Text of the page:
HAMBURG, GERMANY - DECEMBER 28: Participant hold their laptops in front of an illuminated wall at the annual Chaos Computer Club (CCC) computer hackers' congress, called 29C3, on December 28, 2012 in Hamburg, Germany. The 29th Chaos Communication Congress (29C3) attracts hundreds of participants worldwide annually to engage in workshops and lectures discussing the role of technology in society and its future. (Photo by Patrick Lux/Getty Images)
Patrick Lux—Getty Images
By Lisa Eadicicco
August 21, 2017

Just in time for the back-to-school shopping season, Intel is providing more detail about its new line of processors. The first batch of the company’s eighth generation chips, nicknamed “Kaby Lake R,” will power upcoming laptops launching this year and next.

Most notably, the company is adding two additional cores to its U series of processors, which are the ones found in thin notebooks and laptop-tablet hybrids. Those extra cores should give computers powered by the new silicon a speed boost when it comes to multitasking.

Overall, the refreshed processors will provide a 40% boost in performance over the company’s seventh generation chips, Intel says. That’s a seemingly huge jump compared to the difference in speed between Intel’s sixth and seventh generation processors: its seventh generation chips only increased productivity performance by 12% and web performance by 19% compared to its predecessor.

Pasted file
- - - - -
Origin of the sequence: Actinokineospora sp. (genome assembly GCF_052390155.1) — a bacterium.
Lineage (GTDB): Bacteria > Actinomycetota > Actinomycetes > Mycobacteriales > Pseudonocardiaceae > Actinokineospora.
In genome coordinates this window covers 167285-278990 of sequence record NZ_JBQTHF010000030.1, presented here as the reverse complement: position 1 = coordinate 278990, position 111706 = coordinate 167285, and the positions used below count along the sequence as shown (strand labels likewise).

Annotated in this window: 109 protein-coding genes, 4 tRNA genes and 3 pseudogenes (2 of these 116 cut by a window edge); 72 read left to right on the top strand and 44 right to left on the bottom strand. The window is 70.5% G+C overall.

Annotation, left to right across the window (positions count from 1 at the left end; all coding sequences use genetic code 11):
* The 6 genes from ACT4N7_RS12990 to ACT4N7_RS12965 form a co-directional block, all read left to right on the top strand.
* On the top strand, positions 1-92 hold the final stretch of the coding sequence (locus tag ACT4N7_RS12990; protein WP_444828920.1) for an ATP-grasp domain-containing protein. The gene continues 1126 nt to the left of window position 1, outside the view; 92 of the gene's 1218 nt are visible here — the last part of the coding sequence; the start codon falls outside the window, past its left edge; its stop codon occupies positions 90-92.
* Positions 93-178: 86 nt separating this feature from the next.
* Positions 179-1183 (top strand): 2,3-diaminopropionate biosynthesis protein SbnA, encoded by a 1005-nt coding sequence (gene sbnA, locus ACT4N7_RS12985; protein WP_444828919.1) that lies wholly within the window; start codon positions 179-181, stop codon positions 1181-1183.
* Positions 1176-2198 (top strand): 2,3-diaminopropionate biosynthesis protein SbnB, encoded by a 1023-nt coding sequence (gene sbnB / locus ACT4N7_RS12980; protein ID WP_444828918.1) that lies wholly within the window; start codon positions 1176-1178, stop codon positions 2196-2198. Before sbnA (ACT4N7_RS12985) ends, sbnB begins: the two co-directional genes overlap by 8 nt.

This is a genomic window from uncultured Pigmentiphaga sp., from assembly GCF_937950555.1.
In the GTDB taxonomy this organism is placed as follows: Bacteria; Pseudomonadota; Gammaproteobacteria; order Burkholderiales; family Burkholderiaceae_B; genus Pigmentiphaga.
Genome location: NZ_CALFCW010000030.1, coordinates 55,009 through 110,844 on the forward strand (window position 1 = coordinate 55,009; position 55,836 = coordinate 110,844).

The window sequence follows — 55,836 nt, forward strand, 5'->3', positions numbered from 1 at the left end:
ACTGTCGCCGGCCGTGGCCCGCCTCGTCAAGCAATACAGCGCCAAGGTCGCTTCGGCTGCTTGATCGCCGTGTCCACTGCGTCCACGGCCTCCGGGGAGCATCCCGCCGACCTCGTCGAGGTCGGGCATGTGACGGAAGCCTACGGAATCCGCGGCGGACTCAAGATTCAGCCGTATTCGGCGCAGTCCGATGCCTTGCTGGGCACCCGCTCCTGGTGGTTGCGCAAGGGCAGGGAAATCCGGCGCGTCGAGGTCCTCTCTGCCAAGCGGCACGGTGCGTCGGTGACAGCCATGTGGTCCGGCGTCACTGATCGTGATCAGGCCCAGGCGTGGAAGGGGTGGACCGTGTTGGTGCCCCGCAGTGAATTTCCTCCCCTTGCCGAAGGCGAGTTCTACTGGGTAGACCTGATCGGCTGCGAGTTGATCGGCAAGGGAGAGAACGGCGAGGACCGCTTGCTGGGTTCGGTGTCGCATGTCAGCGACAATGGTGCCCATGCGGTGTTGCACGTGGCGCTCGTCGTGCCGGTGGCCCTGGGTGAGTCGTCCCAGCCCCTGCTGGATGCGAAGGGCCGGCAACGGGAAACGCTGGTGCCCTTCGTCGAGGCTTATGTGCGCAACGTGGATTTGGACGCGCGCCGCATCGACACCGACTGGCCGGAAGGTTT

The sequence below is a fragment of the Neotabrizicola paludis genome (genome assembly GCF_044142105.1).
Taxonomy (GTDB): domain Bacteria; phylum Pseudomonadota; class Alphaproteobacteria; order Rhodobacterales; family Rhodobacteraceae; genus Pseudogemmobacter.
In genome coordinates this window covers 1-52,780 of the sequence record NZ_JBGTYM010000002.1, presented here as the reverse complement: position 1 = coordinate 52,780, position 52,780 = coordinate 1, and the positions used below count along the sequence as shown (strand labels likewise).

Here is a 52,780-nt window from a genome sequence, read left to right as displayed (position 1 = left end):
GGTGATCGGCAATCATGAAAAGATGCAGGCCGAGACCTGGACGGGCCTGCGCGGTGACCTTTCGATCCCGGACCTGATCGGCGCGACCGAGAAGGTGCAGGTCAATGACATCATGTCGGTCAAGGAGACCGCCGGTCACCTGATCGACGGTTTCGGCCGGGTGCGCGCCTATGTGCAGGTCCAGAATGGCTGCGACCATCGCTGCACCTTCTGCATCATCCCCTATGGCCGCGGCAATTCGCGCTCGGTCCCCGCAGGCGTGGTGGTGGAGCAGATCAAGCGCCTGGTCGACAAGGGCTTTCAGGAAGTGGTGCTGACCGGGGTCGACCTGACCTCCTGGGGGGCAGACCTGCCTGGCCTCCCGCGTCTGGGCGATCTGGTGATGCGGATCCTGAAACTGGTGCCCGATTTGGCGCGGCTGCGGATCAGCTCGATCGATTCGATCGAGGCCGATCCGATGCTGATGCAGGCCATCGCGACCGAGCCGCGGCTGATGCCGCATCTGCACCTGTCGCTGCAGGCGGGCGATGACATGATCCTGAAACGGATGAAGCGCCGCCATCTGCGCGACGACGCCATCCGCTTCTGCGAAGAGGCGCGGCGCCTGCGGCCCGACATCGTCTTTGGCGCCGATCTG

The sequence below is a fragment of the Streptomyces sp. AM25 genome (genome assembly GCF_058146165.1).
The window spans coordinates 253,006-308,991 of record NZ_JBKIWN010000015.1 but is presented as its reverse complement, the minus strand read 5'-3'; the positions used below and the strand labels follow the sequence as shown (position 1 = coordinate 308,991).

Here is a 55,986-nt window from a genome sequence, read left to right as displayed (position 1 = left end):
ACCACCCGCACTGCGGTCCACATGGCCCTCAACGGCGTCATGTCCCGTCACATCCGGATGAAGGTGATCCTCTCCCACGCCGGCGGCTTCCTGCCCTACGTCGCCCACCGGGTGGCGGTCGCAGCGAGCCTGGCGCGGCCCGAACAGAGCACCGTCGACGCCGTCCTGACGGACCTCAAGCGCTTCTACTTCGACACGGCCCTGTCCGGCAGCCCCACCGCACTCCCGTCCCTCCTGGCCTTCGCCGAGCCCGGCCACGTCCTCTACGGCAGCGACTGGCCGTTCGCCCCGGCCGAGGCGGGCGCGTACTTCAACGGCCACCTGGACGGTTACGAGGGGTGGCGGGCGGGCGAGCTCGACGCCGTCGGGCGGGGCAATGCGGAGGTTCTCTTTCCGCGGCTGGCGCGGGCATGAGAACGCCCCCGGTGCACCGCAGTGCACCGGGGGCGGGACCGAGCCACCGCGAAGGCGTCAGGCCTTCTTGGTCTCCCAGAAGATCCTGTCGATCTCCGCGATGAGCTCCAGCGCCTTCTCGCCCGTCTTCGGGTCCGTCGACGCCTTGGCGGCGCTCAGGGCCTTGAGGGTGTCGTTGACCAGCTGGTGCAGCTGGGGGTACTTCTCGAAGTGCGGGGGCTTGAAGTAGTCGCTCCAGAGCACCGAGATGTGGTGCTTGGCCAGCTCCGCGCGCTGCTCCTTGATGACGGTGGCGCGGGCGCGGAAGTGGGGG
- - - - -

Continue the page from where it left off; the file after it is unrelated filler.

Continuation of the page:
But of course, most laptop owners don’t upgrade their computers every year. That’s why Intel is targeting those with a laptop that’s at least five years old, of which the company estimates there are 450 million of in the market. Editing 4K video on a computer running Intel’s Kaby Lake R processors should take just three minutes, while doing so on a five-year-old computer could take up to 45 minutes, the company claims. Intel is estimating that its new chips will provide around 10 hours of 4K video playback, which is about on par with its previous generation processors.

Read more: The Best Laptops and Tablets for Back to School

You can expect to see the first notebooks running on Intel’s new processors launching this month, while desktops will be coming in the fall. And although Intel won’t confirm any details on its desktop chips yet, some have speculated that those will also get two extra cores. Some of the first laptops to be powered by Intel’s new processors are the Dell XPS 13, Acer Nitro 5 Spin, and Asus Zenbook Flip S UX370.

The launch comes just as rival chipmaker AMD has been garnering much attention for its line of Ryzen processors, which it launched this spring. Statistics from PassMark, the company behind the benchmarking utility PerformanceTest, suggests that AMD’s market share may be slowly climbing, perhaps giving Intel more motivation to maintain its stronghold.

Correction: The initial version of this story misstated the codename of the new processors as “Coffee Lake.” They’re in fact “Kaby Lake R,” a refreshed version of the company’s seventh generation “Kaby Lake” chips. “Coffee Lake” is the codename for the desktop version of Intel’s eighth generation processors, due this fall.

SPONSORED FINANCIAL CONTENT

You May Like

EDIT POST